Attempts to explain the Trinity are multiple. St Patrick is said to have used a shamrock to illustrate that the Three are One. The Russian iconographer, Rublev, offered us a beautiful image where the three appear equal around a table and there is a space for the observer to join them. Hildergard of Bingen left us an image of the Christ figure surrounded by a golden circle representing the Spirit, enclosed in a larger circle representing the light of God, Father.
In another relational representation, the Cappadocian (Eastern Turkey) Fathers of the third and fourth centuries, offered us the image of God as a circular movement of total outpouring and perfect receiving among three intimate partners. The word used by these wise men was perichoresis which comes from the same root word as choreography, so the Trinity is relating in a dance of love, into which we are invited.
So, how might these representations influence the life of you and me?
Jan Richardson suggests that the Trinity continually lives in the tension between concealing and revealing and I would add of inviting us into their loving embrace. I believe that the most important thing about Trinity is their loving invitation to us to enter their life, their dance. They are a community of love, and any community of love is always outward looking.
John Denver had a song with the words “Just let me love you, let me give myself to you…” – that is Trinity’s ongoing song. This song is sung from within us, not from some outer planet beyond the sky.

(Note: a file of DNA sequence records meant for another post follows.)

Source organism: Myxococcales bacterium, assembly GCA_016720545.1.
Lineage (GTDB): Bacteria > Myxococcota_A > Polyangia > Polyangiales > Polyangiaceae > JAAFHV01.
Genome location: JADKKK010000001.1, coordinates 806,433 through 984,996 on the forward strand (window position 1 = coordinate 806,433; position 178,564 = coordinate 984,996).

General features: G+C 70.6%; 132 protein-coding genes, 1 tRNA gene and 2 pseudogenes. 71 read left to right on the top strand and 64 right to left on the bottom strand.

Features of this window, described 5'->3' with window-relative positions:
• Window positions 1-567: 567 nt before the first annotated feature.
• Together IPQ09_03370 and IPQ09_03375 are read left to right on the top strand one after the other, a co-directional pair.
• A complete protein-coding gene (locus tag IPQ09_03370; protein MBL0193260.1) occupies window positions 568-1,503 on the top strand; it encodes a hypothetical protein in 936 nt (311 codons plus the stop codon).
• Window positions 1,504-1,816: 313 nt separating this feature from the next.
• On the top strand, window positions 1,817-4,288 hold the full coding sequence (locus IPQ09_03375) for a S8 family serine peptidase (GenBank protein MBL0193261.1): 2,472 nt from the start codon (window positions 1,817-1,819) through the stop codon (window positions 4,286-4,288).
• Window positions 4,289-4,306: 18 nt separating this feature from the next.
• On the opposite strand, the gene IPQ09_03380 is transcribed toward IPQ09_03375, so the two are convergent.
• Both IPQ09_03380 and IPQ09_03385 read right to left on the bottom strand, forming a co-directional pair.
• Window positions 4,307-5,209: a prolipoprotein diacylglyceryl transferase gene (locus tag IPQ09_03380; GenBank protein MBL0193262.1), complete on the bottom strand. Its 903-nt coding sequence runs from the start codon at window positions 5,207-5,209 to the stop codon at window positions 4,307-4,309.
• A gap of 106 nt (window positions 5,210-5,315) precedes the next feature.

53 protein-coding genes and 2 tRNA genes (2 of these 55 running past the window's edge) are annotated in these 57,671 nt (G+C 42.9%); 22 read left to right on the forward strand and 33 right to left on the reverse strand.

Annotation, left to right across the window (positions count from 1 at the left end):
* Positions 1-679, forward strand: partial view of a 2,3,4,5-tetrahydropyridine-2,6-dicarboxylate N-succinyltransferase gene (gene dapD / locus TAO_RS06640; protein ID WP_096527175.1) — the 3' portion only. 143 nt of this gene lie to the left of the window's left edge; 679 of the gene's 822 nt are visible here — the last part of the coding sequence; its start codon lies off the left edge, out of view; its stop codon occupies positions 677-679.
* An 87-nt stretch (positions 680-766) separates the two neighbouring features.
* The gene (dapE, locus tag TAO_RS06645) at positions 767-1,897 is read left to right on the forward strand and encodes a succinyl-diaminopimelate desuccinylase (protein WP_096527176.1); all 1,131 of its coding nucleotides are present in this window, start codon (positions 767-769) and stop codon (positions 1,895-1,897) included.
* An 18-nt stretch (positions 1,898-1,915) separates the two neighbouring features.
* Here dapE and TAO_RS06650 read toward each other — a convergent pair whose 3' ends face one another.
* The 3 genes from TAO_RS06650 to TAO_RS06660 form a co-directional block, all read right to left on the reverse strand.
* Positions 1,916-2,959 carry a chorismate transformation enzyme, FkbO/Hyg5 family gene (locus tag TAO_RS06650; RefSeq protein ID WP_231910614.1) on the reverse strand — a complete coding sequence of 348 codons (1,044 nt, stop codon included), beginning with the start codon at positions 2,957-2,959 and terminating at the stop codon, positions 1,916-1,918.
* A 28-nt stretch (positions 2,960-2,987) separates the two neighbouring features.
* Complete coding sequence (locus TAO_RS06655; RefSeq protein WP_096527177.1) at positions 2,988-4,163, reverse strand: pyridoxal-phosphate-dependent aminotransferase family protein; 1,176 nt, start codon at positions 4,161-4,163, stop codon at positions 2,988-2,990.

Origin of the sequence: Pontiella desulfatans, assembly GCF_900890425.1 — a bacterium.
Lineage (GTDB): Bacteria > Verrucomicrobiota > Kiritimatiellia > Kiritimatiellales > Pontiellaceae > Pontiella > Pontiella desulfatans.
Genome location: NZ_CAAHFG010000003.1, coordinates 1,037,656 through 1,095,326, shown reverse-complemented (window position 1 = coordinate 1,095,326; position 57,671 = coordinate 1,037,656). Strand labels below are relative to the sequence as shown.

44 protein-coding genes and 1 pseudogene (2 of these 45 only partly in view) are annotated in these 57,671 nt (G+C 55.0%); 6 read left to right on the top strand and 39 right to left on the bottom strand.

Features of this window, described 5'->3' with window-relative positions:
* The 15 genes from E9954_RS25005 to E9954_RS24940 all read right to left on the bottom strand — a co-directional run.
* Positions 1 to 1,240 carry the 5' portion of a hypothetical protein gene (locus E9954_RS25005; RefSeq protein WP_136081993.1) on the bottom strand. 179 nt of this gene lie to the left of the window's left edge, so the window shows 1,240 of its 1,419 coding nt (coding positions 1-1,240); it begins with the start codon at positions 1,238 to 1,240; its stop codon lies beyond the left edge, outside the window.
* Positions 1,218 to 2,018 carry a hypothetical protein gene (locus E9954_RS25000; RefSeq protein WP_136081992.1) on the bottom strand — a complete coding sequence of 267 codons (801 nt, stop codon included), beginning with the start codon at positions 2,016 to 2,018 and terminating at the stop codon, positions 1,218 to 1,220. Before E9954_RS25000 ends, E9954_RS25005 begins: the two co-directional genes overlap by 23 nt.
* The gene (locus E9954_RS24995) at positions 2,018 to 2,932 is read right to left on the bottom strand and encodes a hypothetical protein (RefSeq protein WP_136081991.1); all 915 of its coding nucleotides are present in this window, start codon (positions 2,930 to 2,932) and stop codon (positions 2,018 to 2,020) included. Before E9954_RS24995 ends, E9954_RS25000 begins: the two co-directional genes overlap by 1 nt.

Often it is difficult for us to believe that Trinity, this incomprehensible, holy Mystery, the transcendent God, dwells within. This closeness and intimacy can be too much sometimes, and we withdraw. Most of us spend our lives entering and withdrawing, but at least we enter again and again, allowing ourselves to be drawn closer over and over.
Many of you have probably contemplated Rublev’s icon where the three Persons are seated at a table. In the front of the table there was originally a mirror, in which the observer could see themself reflected as part of the group. This could be a good thing to do this Trinity Sunday, to allow oneself to be present, in imagination, at the table with Trinity, within Trinity, without expectation, just being with Father/Mother God, Jesus and Sofia/Spirit.
Catherine LaCugna (1952–1997) proposes that any notion of God as not giving, not outpouring, not self-surrendering, not totally loving is “a theological impossibility and absurdity. God only and always loves”.
Let us bask in that love.
Loving, dancing, inviting,
Community of outpouring love,
Frances Maguire rsj